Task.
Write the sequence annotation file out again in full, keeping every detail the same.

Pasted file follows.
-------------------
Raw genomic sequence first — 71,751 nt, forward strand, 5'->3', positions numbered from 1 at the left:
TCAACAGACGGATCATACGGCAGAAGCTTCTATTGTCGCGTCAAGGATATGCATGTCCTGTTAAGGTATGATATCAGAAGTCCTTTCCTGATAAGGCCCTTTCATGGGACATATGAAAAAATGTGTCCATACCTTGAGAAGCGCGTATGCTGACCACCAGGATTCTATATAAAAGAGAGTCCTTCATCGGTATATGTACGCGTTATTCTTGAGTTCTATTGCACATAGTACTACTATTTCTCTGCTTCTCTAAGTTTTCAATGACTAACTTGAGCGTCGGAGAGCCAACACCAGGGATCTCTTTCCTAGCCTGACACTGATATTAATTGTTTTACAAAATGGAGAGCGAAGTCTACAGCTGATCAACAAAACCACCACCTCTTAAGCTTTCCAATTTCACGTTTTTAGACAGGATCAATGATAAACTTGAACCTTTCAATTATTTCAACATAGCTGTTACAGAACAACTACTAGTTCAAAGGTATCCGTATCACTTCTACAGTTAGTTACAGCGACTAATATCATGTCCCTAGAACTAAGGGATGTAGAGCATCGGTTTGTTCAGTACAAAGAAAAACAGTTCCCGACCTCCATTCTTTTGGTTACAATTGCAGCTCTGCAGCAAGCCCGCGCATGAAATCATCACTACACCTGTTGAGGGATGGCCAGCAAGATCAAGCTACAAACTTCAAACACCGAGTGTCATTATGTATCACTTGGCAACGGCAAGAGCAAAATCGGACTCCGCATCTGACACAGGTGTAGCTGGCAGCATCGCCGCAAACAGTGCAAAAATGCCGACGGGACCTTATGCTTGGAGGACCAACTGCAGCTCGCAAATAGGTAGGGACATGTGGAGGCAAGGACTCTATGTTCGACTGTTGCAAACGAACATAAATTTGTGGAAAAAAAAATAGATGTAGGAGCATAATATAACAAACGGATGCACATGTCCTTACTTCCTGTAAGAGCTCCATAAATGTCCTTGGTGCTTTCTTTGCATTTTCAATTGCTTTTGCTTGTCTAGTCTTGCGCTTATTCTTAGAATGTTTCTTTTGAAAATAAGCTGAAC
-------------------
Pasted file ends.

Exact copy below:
Raw genomic sequence first — 71,751 nt, forward strand, 5'->3', positions numbered from 1 at the left:
TCAACAGACGGATCATACGGCAGAAGCTTCTATTGTCGCGTCAAGGATATGCATGTCCTGTTAAGGTATGATATCAGAAGTCCTTTCCTGATAAGGCCCTTTCATGGGACATATGAAAAAATGTGTCCATACCTTGAGAAGCGCGTATGCTGACCACCAGGATTCTATATAAAAGAGAGTCCTTCATCGGTATATGTACGCGTTATTCTTGAGTTCTATTGCACATAGTACTACTATTTCTCTGCTTCTCTAAGTTTTCAATGACTAACTTGAGCGTCGGAGAGCCAACACCAGGGATCTCTTTCCTAGCCTGACACTGATATTAATTGTTTTACAAAATGGAGAGCGAAGTCTACAGCTGATCAACAAAACCACCACCTCTTAAGCTTTCCAATTTCACGTTTTTAGACAGGATCAATGATAAACTTGAACCTTTCAATTATTTCAACATAGCTGTTACAGAACAACTACTAGTTCAAAGGTATCCGTATCACTTCTACAGTTAGTTACAGCGACTAATATCATGTCCCTAGAACTAAGGGATGTAGAGCATCGGTTTGTTCAGTACAAAGAAAAACAGTTCCCGACCTCCATTCTTTTGGTTACAATTGCAGCTCTGCAGCAAGCCCGCGCATGAAATCATCACTACACCTGTTGAGGGATGGCCAGCAAGATCAAGCTACAAACTTCAAACACCGAGTGTCATTATGTATCACTTGGCAACGGCAAGAGCAAAATCGGACTCCGCATCTGACACAGGTGTAGCTGGCAGCATCGCCGCAAACAGTGCAAAAATGCCGACGGGACCTTATGCTTGGAGGACCAACTGCAGCTCGCAAATAGGTAGGGACATGTGGAGGCAAGGACTCTATGTTCGACTGTTGCAAACGAACATAAATTTGTGGAAAAAAAAATAGATGTAGGAGCATAATATAACAAACGGATGCACATGTCCTTACTTCCTGTAAGAGCTCCATAAATGTCCTTGGTGCTTTCTTTGCATTTTCAATTGCTTTTGCTTGTCTAGTCTTGCGCTTATTCTTAGAATGTTTCTTTTGAAAATAAGCTGAAC